To improve how researchers study materials for high-performance electronics, mathematical models and simulations can be created to predict the performance and properties of these materials. Currently, researchers studying carrier properties in semiconductors can either test the results in a lab expending time or use long algorithms that take time and use significant amounts of computational power. To solve these problems, a new simulation program was created that implemented a pseudo-binary search algorithm to solve the Fermi-Dirac Distribution equation to determine how carriers are affected by temperature and the mobility of these carriers. Once the simulation program was completed, three GaAs samples were lab tested for physical properties and compared with the simulation program. The results showed that both the simulation program and the tested results created the same trend of mobility vs temperature with the only exception being that the simulation program predicted slightly higher mobility than what was measured. The results point to a more efficient way for researchers to predict properties of samples. The program is able to calculate the results almost 5000 times faster than current methods. Ultimately, the creation of this program will give researchers a useful tool to help them in their pursuit to develop high-performance electronics, especially for microwave resonators used in Josephson Junction pairings for quantum computing.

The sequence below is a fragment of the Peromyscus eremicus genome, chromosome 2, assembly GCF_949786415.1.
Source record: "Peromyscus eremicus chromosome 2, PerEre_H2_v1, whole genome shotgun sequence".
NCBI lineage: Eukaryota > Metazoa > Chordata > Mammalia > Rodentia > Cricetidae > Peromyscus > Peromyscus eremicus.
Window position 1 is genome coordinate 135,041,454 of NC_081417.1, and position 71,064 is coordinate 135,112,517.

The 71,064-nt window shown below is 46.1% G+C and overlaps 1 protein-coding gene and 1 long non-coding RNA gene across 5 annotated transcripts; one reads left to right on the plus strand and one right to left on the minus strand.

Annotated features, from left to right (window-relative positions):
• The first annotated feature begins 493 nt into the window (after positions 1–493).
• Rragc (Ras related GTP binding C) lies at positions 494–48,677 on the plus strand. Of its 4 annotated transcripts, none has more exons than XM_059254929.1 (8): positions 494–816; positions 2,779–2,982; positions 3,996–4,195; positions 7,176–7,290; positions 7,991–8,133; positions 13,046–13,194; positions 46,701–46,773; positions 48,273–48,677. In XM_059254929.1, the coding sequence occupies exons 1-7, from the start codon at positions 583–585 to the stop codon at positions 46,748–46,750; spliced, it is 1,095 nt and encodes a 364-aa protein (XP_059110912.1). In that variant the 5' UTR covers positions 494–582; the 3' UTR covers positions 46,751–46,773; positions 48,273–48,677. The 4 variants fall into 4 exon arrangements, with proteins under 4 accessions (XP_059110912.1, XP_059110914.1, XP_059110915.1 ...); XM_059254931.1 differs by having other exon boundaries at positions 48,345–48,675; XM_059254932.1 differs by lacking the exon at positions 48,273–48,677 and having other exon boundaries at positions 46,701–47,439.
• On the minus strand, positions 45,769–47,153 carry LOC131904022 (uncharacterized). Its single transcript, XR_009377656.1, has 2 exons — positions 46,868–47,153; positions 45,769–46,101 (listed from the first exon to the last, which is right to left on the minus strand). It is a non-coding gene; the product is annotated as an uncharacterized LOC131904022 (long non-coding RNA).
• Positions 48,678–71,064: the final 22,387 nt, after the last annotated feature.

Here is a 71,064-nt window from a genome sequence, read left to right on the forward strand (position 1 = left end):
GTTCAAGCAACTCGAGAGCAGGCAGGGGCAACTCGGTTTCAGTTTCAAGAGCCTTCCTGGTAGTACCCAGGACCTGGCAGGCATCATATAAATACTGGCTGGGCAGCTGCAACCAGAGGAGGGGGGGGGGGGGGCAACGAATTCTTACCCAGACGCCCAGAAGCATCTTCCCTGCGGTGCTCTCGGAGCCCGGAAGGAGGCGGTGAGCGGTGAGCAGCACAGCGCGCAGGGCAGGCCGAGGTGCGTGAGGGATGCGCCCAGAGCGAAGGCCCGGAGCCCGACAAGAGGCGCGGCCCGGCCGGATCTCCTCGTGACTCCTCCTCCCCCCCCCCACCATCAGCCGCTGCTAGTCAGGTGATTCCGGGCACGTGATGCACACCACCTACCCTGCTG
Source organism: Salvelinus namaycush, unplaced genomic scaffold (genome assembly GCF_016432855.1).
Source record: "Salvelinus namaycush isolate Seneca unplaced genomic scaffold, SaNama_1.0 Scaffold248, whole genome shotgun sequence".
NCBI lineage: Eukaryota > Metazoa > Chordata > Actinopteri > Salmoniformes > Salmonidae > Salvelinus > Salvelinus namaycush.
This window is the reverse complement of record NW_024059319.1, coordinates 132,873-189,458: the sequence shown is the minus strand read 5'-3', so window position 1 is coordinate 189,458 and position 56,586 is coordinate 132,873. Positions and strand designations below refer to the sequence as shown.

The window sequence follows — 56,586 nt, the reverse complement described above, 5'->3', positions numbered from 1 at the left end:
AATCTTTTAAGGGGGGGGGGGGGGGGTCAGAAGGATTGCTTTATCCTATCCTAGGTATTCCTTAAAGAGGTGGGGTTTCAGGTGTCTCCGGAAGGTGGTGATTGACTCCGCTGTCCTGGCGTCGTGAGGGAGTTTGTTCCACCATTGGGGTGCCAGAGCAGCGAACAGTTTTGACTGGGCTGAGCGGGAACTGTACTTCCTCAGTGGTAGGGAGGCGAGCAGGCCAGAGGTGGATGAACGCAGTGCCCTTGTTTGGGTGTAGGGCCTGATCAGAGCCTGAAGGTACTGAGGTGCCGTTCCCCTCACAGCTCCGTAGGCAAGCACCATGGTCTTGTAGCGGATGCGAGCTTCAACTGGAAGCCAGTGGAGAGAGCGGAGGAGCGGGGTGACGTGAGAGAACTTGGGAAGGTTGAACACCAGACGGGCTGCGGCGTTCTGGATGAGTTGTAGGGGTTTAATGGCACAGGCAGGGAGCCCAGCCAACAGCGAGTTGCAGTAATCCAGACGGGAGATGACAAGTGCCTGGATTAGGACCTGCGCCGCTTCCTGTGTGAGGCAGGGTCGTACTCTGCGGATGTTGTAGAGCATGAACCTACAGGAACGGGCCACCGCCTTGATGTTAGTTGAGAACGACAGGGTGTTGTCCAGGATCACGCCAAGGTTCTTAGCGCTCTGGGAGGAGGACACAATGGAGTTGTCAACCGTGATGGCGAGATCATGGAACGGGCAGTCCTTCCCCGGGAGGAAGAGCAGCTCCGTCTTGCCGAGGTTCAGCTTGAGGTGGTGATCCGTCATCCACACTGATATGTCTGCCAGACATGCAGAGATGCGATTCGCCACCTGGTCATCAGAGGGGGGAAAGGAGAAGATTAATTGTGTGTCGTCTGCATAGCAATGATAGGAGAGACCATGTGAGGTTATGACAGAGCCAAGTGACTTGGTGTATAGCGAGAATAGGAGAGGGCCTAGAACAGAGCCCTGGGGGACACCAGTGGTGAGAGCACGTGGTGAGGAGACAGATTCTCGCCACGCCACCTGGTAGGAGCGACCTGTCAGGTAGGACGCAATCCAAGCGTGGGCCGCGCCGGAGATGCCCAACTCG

University of Arizona: Tuition Scholarship Award